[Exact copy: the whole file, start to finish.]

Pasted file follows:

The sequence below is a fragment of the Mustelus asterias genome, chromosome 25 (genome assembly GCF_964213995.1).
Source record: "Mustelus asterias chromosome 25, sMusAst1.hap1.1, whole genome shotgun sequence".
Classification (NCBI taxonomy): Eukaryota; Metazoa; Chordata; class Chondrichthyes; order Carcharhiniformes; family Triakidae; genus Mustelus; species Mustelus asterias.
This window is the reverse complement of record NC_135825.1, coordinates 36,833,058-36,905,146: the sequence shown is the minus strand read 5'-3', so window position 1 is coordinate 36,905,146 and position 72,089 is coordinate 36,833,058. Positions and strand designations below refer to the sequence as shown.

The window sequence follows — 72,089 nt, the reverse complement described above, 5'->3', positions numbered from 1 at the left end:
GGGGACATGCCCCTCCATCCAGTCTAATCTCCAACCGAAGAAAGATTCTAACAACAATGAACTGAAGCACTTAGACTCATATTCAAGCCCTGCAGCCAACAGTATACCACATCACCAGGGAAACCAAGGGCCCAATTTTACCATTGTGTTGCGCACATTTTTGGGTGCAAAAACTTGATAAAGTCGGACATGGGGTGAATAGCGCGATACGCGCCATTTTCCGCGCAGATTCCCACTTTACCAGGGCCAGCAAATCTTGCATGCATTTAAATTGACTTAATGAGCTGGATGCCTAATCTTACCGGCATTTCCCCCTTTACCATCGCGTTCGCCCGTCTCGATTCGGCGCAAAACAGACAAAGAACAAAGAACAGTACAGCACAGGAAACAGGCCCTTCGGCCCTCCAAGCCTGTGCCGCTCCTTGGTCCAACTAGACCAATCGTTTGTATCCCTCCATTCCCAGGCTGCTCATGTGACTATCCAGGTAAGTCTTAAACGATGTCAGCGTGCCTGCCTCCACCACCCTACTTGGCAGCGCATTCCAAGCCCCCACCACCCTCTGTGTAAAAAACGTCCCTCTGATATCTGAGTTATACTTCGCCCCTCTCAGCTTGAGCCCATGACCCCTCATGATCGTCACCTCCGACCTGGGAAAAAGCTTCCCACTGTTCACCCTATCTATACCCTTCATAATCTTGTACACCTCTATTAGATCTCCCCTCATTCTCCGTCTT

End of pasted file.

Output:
The sequence below is a fragment of the Mustelus asterias genome, chromosome 25 (genome assembly GCF_964213995.1).
Source record: "Mustelus asterias chromosome 25, sMusAst1.hap1.1, whole genome shotgun sequence".
Classification (NCBI taxonomy): Eukaryota; Metazoa; Chordata; class Chondrichthyes; order Carcharhiniformes; family Triakidae; genus Mustelus; species Mustelus asterias.
This window is the reverse complement of record NC_135825.1, coordinates 36,833,058-36,905,146: the sequence shown is the minus strand read 5'-3', so window position 1 is coordinate 36,905,146 and position 72,089 is coordinate 36,833,058. Positions and strand designations below refer to the sequence as shown.

The window sequence follows — 72,089 nt, the reverse complement described above, 5'->3', positions numbered from 1 at the left end:
GGGGACATGCCCCTCCATCCAGTCTAATCTCCAACCGAAGAAAGATTCTAACAACAATGAACTGAAGCACTTAGACTCATATTCAAGCCCTGCAGCCAACAGTATACCACATCACCAGGGAAACCAAGGGCCCAATTTTACCATTGTGTTGCGCACATTTTTGGGTGCAAAAACTTGATAAAGTCGGACATGGGGTGAATAGCGCGATACGCGCCATTTTCCGCGCAGATTCCCACTTTACCAGGGCCAGCAAATCTTGCATGCATTTAAATTGACTTAATGAGCTGGATGCCTAATCTTACCGGCATTTCCCCCTTTACCATCGCGTTCGCCCGTCTCGATTCGGCGCAAAACAGACAAAGAACAAAGAACAGTACAGCACAGGAAACAGGCCCTTCGGCCCTCCAAGCCTGTGCCGCTCCTTGGTCCAACTAGACCAATCGTTTGTATCCCTCCATTCCCAGGCTGCTCATGTGACTATCCAGGTAAGTCTTAAACGATGTCAGCGTGCCTGCCTCCACCACCCTACTTGGCAGCGCATTCCAAGCCCCCACCACCCTCTGTGTAAAAAACGTCCCTCTGATATCTGAGTTATACTTCGCCCCTCTCAGCTTGAGCCCATGACCCCTCATGATCGTCACCTCCGACCTGGGAAAAAGCTTCCCACTGTTCACCCTATCTATACCCTTCATAATCTTGTACACCTCTATTAGATCTCCCCTCATTCTCCGTCTT